Why did we get to work to clean up Chevron stations today as part of the 10/10/10 Global Work Party? The answer is pretty simple: Chevron refuses to clean up its own messes, so we wanted to set a good example for the company to follow.
According to a new scientific analysis released last month, the 18 billion gallons of toxic oil waste polluting Ecuador’s rainforest could lead to as many as 10,000 Ecuadoreans dying of cancer by 2080 — and that’s even if Chevron cleans up its mess in Ecuador immediately. That number could rise exponentially if Chevron doesn’t take action. But so far the company has refused to get to work.
That’s why we sent teams to temporarily shut down all 10 San Francisco Chevron gas stations for “cleaning” of oil spills. Check out the pics:
Our activists were at the Chevron stations to confront the company on its pollution in Ecuador, and on its pollution in communities around the world, from California to Ecuador to Nigeria. While Chevron refuses to take responsibility for this pollution, the company is actively working to stall climate and clean energy policies that would get us off of dirty fossil fuels once and for all. Chevron needs to clean up its own mess, and to stop standing in the way of those of us who are getting to work to make the clean energy future a reality.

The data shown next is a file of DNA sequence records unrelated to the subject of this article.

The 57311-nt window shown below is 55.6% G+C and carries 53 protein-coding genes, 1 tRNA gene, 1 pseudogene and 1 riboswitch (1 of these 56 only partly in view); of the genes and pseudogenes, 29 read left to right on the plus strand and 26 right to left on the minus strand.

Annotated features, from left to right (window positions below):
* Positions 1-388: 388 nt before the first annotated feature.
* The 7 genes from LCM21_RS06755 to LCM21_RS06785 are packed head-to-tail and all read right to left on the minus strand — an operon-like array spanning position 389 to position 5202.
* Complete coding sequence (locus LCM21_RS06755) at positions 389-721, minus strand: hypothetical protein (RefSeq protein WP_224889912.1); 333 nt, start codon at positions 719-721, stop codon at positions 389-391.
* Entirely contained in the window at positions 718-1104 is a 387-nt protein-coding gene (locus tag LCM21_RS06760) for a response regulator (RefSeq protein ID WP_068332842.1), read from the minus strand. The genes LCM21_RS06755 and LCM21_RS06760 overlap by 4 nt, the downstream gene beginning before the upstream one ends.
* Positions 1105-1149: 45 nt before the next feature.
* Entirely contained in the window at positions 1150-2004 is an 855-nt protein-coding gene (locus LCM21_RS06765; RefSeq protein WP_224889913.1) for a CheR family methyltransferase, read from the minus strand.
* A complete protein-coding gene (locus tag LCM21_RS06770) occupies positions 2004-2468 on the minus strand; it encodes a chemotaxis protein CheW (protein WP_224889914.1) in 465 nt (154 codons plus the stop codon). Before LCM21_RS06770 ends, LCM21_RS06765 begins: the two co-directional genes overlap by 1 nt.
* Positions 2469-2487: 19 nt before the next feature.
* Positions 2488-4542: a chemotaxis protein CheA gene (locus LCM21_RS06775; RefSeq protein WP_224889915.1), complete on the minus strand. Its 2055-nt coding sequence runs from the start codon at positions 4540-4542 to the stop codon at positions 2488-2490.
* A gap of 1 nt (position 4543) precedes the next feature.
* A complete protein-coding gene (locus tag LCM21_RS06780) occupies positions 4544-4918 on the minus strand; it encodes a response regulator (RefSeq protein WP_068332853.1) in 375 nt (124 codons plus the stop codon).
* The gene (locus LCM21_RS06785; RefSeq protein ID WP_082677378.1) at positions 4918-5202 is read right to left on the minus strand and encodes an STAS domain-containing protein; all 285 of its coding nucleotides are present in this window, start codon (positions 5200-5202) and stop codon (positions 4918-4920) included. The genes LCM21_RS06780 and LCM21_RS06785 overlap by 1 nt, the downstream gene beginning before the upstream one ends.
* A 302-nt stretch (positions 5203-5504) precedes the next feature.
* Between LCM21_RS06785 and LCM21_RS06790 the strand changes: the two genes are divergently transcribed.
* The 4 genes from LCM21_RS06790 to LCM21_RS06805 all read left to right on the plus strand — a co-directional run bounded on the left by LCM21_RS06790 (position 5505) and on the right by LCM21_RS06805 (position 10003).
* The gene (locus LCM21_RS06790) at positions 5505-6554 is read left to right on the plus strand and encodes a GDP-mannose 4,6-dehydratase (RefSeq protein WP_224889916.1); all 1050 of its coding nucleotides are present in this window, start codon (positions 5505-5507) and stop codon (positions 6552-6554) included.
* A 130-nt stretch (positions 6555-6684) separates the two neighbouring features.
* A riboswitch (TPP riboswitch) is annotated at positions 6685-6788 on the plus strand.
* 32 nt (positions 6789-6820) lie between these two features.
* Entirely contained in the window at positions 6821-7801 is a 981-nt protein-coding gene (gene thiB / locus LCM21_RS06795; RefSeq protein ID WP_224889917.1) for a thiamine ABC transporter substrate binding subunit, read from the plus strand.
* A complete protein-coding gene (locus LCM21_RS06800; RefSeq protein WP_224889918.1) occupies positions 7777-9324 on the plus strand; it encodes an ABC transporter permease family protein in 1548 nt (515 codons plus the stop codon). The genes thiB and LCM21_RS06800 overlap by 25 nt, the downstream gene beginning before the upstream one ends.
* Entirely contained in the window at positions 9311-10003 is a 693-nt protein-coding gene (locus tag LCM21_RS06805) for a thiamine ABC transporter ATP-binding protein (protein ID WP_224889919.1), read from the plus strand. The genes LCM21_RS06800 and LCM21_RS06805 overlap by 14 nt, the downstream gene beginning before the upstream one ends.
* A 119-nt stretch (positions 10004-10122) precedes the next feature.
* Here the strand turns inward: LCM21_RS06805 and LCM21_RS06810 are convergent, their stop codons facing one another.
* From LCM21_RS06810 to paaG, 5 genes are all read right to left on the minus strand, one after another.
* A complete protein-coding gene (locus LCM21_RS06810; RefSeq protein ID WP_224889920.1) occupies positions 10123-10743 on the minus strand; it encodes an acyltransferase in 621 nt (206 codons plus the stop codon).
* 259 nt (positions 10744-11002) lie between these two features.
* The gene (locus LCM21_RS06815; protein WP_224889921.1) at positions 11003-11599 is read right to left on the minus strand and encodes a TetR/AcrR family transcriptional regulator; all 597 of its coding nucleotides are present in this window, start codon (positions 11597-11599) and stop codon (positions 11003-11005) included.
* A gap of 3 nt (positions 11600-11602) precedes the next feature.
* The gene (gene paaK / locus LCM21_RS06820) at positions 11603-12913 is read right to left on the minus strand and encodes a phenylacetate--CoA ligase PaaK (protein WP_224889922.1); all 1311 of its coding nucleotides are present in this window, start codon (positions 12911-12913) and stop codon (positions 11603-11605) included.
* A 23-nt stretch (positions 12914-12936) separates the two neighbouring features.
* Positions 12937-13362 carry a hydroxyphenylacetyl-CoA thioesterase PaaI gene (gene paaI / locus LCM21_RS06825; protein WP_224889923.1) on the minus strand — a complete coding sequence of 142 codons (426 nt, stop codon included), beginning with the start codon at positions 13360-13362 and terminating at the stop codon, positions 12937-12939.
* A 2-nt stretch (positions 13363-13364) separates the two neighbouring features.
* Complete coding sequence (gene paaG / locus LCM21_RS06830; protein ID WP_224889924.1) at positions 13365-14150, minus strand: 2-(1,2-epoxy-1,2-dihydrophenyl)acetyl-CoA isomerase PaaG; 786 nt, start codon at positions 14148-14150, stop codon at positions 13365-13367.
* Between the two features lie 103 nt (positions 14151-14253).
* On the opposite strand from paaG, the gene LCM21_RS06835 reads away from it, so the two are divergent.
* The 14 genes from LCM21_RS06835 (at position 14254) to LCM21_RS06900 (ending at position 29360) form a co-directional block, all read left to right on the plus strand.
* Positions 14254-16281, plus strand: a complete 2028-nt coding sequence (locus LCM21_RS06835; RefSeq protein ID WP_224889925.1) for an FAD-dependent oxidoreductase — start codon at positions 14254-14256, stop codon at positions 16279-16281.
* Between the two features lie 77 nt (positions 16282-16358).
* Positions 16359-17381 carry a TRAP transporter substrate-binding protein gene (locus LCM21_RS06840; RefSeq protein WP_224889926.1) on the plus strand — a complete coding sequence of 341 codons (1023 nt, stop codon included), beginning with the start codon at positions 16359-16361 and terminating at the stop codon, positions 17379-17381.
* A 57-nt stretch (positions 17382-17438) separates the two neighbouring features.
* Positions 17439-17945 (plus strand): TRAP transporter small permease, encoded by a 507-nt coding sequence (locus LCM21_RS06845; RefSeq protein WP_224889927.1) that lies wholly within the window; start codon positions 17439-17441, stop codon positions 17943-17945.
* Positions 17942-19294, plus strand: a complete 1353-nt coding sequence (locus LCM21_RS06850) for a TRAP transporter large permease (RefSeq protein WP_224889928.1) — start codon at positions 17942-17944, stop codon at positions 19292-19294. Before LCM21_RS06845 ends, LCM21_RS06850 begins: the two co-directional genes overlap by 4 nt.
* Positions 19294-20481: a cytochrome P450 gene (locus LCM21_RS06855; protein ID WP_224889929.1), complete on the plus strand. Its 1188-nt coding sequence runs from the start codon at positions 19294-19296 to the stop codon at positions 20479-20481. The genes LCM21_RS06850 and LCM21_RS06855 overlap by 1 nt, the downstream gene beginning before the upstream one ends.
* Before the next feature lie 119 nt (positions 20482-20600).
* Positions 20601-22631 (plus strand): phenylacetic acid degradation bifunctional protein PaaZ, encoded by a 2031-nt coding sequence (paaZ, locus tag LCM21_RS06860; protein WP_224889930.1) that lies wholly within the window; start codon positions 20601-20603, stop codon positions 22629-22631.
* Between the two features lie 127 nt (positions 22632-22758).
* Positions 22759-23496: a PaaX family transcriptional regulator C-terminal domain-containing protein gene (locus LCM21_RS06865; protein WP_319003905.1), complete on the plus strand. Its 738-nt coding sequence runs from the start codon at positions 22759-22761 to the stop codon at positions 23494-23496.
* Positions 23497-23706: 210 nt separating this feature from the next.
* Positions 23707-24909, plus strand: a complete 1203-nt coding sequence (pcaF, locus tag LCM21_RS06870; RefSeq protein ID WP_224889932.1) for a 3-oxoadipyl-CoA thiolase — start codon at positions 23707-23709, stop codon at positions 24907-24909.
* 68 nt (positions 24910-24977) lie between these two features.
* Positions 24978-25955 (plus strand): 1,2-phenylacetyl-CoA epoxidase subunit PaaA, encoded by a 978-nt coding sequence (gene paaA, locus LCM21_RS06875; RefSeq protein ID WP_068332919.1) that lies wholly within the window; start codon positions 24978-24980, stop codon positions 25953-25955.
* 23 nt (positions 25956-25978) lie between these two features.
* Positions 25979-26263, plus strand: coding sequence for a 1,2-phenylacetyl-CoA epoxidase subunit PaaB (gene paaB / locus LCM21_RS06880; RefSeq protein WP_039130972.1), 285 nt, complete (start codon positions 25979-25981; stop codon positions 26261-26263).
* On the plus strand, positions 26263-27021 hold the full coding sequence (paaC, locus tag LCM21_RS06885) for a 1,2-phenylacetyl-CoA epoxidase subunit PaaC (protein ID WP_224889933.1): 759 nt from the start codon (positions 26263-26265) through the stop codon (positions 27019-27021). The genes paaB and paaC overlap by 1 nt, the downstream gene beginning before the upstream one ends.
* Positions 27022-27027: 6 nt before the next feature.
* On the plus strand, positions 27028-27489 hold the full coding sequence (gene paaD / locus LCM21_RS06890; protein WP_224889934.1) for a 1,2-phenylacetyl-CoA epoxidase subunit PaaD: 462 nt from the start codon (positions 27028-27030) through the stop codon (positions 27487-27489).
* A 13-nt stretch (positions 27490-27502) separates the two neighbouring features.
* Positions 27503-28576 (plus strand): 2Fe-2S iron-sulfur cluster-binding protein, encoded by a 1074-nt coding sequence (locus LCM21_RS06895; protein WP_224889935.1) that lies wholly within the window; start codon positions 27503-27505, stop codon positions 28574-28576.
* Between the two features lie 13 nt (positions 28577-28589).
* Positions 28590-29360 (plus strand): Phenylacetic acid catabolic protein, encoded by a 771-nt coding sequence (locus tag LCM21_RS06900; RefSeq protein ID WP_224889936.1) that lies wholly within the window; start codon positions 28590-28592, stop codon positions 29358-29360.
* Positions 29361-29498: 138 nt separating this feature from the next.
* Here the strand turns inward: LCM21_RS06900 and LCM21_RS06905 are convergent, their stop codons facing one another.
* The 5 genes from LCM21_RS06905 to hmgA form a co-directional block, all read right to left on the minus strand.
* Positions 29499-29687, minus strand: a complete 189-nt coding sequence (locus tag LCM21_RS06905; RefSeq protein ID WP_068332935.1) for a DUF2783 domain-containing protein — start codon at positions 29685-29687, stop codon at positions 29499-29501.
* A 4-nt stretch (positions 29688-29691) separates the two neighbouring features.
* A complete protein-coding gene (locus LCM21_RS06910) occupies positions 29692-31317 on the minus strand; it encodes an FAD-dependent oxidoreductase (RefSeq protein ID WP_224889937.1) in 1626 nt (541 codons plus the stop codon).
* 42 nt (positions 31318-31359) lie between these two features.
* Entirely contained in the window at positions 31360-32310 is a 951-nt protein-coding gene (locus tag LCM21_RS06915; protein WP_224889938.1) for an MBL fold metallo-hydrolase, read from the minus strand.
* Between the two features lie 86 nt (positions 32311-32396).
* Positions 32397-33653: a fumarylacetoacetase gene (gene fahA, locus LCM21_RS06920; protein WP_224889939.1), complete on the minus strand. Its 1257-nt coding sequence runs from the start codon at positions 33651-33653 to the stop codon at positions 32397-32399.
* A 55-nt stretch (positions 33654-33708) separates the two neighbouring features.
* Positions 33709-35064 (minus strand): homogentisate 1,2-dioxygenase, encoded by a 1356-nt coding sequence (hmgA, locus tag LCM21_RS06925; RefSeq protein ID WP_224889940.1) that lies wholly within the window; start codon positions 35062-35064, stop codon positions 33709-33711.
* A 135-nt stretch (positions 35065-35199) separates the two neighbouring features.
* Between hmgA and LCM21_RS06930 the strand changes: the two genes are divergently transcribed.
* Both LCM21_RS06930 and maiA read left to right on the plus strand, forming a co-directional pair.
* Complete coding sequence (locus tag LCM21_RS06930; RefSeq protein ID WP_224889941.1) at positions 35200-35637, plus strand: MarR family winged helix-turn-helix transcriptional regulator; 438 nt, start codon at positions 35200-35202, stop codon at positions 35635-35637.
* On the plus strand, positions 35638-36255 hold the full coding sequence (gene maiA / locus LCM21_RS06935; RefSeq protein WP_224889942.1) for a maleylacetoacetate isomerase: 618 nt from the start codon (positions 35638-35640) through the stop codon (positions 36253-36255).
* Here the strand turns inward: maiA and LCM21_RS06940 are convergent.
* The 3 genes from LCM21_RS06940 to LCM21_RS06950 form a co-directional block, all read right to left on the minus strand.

After shutting down the stations in San Francisco, we headed to Lafayette, CA — home of Chevron CEO John Watson. If ever there were a guy who needs to get to work, John Watson is that guy. Unfortunately, he recently told an interviewer that he thinks it will take “generations” for us to make the switch from fossil fuels to renewable energy. This is clearly not acceptable: There are 30,000 Ecuadoreans living amongst Chevron’s toxic pollution, and the entire world is threatened by global warming. Lives are at stake.
So we stopped by Watson’s house at the end of the day and dropped off our cleaning supplies, as a not-terribly-subtle suggestion that the CEO get to work. Check out the video.
There were, of course, more 7,000 work parties in about 180 countries today. Around 1,200 of those work parties were in the U.S., which easily dwarfs the number of astroturf events organized by the American Petroleum Institute this summer, and is nearly double the 642 Tax Day Tea Parties organized this spring with the support of Fox News. Check out the highlights from around the world on 350.org.